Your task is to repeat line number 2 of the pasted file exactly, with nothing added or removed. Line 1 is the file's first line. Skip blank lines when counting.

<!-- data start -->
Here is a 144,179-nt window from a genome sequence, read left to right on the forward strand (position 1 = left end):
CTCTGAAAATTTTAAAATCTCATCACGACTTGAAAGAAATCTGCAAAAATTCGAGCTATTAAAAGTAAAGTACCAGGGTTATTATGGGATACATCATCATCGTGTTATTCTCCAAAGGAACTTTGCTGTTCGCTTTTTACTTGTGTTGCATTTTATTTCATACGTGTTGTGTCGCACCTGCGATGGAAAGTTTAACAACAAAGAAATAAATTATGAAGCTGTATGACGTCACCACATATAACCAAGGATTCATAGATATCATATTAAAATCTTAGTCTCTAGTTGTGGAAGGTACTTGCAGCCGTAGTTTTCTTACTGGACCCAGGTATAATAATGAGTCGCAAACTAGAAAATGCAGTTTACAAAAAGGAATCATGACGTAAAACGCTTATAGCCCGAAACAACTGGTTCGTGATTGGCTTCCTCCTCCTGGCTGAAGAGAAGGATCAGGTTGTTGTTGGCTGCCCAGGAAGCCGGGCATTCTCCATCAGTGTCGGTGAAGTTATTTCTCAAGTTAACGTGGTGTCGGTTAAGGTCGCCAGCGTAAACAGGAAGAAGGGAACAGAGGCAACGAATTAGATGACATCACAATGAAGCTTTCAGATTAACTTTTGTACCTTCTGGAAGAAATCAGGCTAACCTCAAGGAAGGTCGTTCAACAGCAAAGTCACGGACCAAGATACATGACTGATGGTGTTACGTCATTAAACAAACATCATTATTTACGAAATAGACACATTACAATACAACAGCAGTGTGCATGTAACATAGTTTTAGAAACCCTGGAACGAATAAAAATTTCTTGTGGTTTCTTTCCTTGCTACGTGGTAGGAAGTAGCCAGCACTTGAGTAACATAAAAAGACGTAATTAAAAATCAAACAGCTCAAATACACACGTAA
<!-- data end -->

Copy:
CTCTGAAAATTTTAAAATCTCATCACGACTTGAAAGAAATCTGCAAAAATTCGAGCTATTAAAAGTAAAGTACCAGGGTTATTATGGGATACATCATCATCGTGTTATTCTCCAAAGGAACTTTGCTGTTCGCTTTTTACTTGTGTTGCATTTTATTTCATACGTGTTGTGTCGCACCTGCGATGGAAAGTTTAACAACAAAGAAATAAATTATGAAGCTGTATGACGTCACCACATATAACCAAGGATTCATAGATATCATATTAAAATCTTAGTCTCTAGTTGTGGAAGGTACTTGCAGCCGTAGTTTTCTTACTGGACCCAGGTATAATAATGAGTCGCAAACTAGAAAATGCAGTTTACAAAAAGGAATCATGACGTAAAACGCTTATAGCCCGAAACAACTGGTTCGTGATTGGCTTCCTCCTCCTGGCTGAAGAGAAGGATCAGGTTGTTGTTGGCTGCCCAGGAAGCCGGGCATTCTCCATCAGTGTCGGTGAAGTTATTTCTCAAGTTAACGTGGTGTCGGTTAAGGTCGCCAGCGTAAACAGGAAGAAGGGAACAGAGGCAACGAATTAGATGACATCACAATGAAGCTTTCAGATTAACTTTTGTACCTTCTGGAAGAAATCAGGCTAACCTCAAGGAAGGTCGTTCAACAGCAAAGTCACGGACCAAGATACATGACTGATGGTGTTACGTCATTAAACAAACATCATTATTTACGAAATAGACACATTACAATACAACAGCAGTGTGCATGTAACATAGTTTTAGAAACCCTGGAACGAATAAAAATTTCTTGTGGTTTCTTTCCTTGCTACGTGGTAGGAAGTAGCCAGCACTTGAGTAACATAAAAAGACGTAATTAAAAATCAAACAGCTCAAATACACACGTAA